To combat C difficile, Christian John Lillis, cofounder and executive director of the Peggy Lillis Foundation for C. Diff Education & Advocacy, noted that awareness and innovation must continue to increase.
Christian John Lillis, cofounder and executive director of the Peggy Lillis Foundation for C. Diff Education & Advocacy (PLF), listed what more needs to be done to combat Clostridioides difficile during November, which is National C Difficile Awareness Month, and beyond.
PLF, which was founded in response to the death of 56-year-old Peggy Lillis from an infection caused by C difficile, is the leading national organization dedicated to combating C difficile infections by educating the public, shaping policy, and empowering advocates.
What still needs to be done to combat C difficile?
In terms of what we need to do to continue to combat C difficile, we definitely need to keep increasing awareness. That's something that we invest a lot of time and energy into; people need to know about C difficile so that they can prevent it. We have an enormous issue with the overuse of antibiotics. 50% of antibiotics prescribed in this country are medically either unnecessary or inappropriate, meaning the person doesn't have a bacterial infection, or they're not given the right dose, or they're given too broad an antibiotic when they could have a more narrow one.
I think people have considered antibiotics to just be like, I take it, it fixes a thing in me. They don't realize the systemic effects they [antibiotics] have, including on your gut microbiome, that they can make you susceptible to this other infection [C difficile]. So, we're hoping that the more people know about C difficile, the more judicious they will be in their use of antibiotics.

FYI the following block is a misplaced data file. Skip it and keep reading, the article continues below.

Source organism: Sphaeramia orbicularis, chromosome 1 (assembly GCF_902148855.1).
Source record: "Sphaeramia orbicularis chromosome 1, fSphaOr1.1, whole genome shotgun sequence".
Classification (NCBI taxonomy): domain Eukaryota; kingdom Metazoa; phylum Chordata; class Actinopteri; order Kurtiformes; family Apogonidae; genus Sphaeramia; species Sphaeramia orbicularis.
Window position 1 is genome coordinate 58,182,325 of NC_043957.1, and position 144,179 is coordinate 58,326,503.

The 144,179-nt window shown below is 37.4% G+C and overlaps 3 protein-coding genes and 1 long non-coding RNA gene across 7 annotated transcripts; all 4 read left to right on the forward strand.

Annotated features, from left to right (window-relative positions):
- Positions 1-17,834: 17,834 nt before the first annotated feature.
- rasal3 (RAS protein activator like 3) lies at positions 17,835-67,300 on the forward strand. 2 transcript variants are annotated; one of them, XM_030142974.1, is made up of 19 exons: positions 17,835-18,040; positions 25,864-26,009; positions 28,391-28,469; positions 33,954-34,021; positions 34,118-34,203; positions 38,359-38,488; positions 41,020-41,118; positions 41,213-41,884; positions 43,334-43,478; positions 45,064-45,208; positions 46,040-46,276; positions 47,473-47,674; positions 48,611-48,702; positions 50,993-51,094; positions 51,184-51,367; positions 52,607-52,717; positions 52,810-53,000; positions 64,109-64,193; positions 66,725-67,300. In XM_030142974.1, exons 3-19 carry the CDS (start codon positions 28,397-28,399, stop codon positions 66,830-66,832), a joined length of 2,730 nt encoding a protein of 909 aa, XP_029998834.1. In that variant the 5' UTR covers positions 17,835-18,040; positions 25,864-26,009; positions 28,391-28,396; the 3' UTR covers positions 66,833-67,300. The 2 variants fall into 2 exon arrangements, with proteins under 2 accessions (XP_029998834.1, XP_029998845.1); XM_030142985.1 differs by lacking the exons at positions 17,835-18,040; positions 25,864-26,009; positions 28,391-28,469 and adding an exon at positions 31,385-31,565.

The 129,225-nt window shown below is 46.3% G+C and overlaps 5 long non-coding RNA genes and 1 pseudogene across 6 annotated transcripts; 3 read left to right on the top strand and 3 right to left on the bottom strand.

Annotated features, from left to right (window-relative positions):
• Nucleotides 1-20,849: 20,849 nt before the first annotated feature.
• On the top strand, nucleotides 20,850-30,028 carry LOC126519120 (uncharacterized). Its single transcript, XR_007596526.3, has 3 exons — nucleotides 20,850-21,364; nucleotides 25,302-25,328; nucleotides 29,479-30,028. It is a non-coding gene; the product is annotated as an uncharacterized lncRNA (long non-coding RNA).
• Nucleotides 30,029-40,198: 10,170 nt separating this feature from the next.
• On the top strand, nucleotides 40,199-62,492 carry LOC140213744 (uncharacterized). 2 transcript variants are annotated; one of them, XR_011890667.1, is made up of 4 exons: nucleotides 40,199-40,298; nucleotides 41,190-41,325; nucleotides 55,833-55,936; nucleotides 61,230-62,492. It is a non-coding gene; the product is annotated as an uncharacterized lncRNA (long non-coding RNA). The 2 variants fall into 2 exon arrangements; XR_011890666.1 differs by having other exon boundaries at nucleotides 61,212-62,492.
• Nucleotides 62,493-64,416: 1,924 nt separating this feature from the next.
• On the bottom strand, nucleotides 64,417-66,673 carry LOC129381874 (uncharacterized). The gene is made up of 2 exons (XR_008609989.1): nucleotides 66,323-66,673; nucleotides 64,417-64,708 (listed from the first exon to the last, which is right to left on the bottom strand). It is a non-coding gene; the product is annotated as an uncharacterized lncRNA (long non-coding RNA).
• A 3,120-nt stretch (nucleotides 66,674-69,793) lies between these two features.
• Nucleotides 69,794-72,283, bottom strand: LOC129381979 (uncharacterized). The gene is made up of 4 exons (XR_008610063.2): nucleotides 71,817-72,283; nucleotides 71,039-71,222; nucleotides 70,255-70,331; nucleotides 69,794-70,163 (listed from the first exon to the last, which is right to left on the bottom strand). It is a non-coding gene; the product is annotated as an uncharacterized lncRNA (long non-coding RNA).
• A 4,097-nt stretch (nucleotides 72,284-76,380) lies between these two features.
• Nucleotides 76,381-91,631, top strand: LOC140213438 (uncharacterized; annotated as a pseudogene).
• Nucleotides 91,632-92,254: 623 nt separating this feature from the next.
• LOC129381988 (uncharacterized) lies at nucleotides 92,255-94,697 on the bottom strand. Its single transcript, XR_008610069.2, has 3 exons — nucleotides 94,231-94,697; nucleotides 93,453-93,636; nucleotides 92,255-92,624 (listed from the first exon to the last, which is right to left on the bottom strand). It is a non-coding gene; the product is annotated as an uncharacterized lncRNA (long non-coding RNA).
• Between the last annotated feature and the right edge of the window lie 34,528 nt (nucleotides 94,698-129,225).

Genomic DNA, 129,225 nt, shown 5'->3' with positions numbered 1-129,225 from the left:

If somebody needs an antibiotic, we want them to get it as soon as possible. My mom ultimately died from sepsis, that's what most people with C difficile die from, so we're certainly not looking for anybody who really needs an antibiotic to not get one, but if you have a viral cold, it's not going to even help. So, that's what we want to add, and we feel like if more people knew about this potentially dangerous side effect, they would be more cautious.
We are really committed to getting C difficile to be designated as a nationally notifiable disease; I think that's really critical. There are diseases that are nationally notifiable that kill 2 people a year, this kills 30,000; the proportionality needs to be accounted for.
Lastly, I would say that we really need to keep innovating. We need to keep learning and figuring out, how do we prevent this? Some of the community acquired cases, they haven't even taken an antibiotic in the past 6 weeks, so there's an uncertainty as to why, and these tend to be younger people, even children, who are getting a C difficile infection, and we're not quite sure what the precipitating event was. Is it that we have antibiotics in our food? Are there other things degrading our gut microbiome? There's some evidence that having COVID degrades your gut microbiome.
So, those are the kinds of things where we feel like there's still a lot of work to be done out there, and I think the good news of having these new therapies and starting to increase awareness is that we can continue to push on these bigger issues, and that's what we're hoping to do.